San Francisco’s Pitch Black must be kidding. By titling their album This is the Modern Sound, they’re immediately setting themselves up for criticism and questioning. Just listen to the rumbling basslines, the organs, the taut melodies. This is punk rock, melodic and old school, just the way it’s supposed to be. But then again, maybe the joke’s on us.
This is The Modern Sound, at first, brings to mind the tight and melodic sounds of Pacific Northwest and Bay Area punk rock bands of old, like The Wipers and Crime, respectively. But within those tight rock tunes are more subtleties. There are plenty of power chords, to be sure, but there are plenty of unexpected elements as well. Halfway through opener “Tonopak,” for example, the band switches to half-speed, slowing their tune from a fast-rocking anthem to a slow-chugging dirge. And that’s just the first song! But the further you listen, the more interesting it gets. Though that organ sound is anything but modern, it gives more depth to these songs, upping the eerie factor tenfold.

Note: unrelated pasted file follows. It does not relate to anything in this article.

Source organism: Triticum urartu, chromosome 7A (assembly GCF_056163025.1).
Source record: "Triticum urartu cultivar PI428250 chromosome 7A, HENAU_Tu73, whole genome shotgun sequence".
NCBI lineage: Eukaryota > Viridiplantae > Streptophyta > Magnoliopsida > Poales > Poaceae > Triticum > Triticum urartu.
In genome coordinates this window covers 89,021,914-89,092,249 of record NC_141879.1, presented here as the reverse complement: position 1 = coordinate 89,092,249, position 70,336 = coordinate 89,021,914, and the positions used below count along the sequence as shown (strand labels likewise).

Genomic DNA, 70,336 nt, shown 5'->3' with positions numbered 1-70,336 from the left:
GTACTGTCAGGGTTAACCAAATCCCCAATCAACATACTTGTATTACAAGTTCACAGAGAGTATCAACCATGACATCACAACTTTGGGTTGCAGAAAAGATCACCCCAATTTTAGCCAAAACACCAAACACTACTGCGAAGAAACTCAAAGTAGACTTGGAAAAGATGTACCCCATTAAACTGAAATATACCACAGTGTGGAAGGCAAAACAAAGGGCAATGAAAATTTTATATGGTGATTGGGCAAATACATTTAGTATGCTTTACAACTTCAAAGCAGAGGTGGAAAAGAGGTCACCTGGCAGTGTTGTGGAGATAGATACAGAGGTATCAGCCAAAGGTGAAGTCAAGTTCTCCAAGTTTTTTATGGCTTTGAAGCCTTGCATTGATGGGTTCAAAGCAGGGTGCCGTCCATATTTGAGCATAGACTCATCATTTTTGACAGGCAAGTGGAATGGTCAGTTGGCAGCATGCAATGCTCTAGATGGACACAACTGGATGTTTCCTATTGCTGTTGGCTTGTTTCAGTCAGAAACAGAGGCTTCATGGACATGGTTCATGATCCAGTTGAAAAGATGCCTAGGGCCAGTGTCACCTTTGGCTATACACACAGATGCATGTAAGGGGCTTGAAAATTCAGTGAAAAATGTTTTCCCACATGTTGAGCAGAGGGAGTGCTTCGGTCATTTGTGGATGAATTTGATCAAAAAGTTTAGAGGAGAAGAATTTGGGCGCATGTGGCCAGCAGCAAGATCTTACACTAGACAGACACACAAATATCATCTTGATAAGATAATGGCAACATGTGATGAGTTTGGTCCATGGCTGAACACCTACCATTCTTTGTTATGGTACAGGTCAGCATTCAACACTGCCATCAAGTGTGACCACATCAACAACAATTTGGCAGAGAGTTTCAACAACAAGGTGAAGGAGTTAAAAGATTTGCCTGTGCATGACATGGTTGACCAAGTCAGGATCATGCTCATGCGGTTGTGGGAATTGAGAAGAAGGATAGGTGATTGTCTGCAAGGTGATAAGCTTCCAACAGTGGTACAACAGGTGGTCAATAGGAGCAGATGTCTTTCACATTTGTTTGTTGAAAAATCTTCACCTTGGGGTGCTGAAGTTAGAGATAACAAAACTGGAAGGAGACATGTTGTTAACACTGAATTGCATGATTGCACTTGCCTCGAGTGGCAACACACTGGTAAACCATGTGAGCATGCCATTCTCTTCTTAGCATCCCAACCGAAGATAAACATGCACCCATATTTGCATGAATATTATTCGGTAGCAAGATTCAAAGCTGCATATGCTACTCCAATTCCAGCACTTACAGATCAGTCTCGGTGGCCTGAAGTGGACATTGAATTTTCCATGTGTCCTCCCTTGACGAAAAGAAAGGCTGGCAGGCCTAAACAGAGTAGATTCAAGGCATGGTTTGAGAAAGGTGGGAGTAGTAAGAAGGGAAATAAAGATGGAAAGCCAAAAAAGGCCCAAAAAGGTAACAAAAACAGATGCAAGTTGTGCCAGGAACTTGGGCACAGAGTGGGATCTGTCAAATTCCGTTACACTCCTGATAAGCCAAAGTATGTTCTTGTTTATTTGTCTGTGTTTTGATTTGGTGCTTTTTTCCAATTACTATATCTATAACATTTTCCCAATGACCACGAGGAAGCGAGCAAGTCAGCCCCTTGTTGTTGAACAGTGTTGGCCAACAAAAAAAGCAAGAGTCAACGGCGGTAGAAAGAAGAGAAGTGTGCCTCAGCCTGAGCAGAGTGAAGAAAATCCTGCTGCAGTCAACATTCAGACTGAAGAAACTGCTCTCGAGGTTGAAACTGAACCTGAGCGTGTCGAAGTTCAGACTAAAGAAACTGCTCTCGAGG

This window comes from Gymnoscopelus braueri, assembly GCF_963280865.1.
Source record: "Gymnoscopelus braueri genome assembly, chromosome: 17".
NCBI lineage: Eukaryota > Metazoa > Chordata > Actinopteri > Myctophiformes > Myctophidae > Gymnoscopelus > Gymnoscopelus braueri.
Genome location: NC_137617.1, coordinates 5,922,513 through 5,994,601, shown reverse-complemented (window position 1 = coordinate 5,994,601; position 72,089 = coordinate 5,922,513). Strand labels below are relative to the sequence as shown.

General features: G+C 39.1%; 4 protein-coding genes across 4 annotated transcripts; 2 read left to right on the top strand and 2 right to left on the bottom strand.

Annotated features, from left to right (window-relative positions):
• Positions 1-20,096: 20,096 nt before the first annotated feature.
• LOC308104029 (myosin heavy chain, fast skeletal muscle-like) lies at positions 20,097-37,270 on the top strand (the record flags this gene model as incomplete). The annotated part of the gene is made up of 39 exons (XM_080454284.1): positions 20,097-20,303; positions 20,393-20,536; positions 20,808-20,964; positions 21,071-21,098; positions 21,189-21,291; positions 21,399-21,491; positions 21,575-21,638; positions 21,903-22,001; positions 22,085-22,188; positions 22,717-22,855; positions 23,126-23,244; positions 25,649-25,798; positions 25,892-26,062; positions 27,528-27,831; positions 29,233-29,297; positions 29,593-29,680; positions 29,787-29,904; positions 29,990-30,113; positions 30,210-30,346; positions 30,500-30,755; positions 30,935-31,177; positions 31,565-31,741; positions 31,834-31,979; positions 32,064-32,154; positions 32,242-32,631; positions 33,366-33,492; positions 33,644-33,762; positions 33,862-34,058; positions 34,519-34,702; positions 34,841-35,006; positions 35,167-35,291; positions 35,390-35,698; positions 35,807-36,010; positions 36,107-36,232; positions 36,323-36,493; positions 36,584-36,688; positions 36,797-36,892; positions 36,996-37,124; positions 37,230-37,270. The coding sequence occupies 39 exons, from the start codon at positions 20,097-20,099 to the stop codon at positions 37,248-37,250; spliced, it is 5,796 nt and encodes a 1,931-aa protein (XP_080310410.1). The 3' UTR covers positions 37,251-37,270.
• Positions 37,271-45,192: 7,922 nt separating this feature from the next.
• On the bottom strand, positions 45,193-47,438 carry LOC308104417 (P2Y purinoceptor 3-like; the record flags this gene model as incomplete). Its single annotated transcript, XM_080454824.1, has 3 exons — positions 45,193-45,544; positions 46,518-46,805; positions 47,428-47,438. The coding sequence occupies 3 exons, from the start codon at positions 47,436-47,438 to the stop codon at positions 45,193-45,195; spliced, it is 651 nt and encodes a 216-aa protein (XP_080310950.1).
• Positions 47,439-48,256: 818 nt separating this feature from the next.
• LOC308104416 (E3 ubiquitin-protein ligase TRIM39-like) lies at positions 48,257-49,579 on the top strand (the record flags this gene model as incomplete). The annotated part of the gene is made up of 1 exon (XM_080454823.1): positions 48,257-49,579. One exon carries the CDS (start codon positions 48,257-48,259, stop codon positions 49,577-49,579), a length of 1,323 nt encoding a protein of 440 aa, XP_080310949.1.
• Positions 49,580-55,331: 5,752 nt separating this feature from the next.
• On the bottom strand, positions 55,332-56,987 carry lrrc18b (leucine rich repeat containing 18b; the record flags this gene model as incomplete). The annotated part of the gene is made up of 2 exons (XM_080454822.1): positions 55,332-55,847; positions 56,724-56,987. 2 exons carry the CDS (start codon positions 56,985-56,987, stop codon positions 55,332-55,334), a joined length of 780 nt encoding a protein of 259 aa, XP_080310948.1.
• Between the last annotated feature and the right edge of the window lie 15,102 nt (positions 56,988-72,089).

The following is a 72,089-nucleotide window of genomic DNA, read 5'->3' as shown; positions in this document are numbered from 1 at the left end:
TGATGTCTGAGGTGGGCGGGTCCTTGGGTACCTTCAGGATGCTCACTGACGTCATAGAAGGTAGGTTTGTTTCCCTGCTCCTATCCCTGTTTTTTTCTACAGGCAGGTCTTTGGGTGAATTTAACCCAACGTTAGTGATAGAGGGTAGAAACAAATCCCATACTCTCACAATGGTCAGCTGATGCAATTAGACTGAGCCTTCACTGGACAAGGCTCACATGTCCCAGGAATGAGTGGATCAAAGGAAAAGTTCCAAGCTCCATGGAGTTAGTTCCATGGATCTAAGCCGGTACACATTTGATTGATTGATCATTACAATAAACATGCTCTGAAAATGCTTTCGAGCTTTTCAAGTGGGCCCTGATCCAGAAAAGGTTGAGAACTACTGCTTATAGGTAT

“The Veracity of Baggage” and “Toothcutter” are less reminiscent of Pitch Black’s regional predecessors as they are to their Southland peers, The Hot Snakes. Had I not known better, I would have guessed that John Reis had something to do with the raucous garage punk on this collection. Even “Sutured Heart,” a slower waltzing garage rocker, has a sound reminiscent of Reis’ other, slightly more famous band, Rocket From The Crypt. That is, of course, without the horns.
When you look at the band members’ previous affiliations (The Nerve Agents, Screw 32), it’s easy to see how this is a little more modern by comparison. And while we’re at it, a little more grown up. This Bay Area foursome has grown into a beast just as fearsome but with more depth and diversity. Punk rock is still punk rock, of course, and someone who would appreciate a four-on-the-floor mosh classic would probably enjoy most of Modern Sound. But Pitch Black has the advantage of appealing to those who enjoy a nice melody as well. This may not be very “modern” per se, but a good rock song never goes out of date.
Hot Snakes – Audit in Progress
Rocket from the Crypt – Group Sounds
Crime – San Francisco’s Still Doomed
Jeff Terich is the founder and editor of Treble. He's been writing about music for 20 years and has been published at American Songwriter, Bandcamp Daily, Reverb, Spin, Stereogum, uDiscoverMusic, VinylMePlease and some others that he's forgetting right now. He's still not tired of it.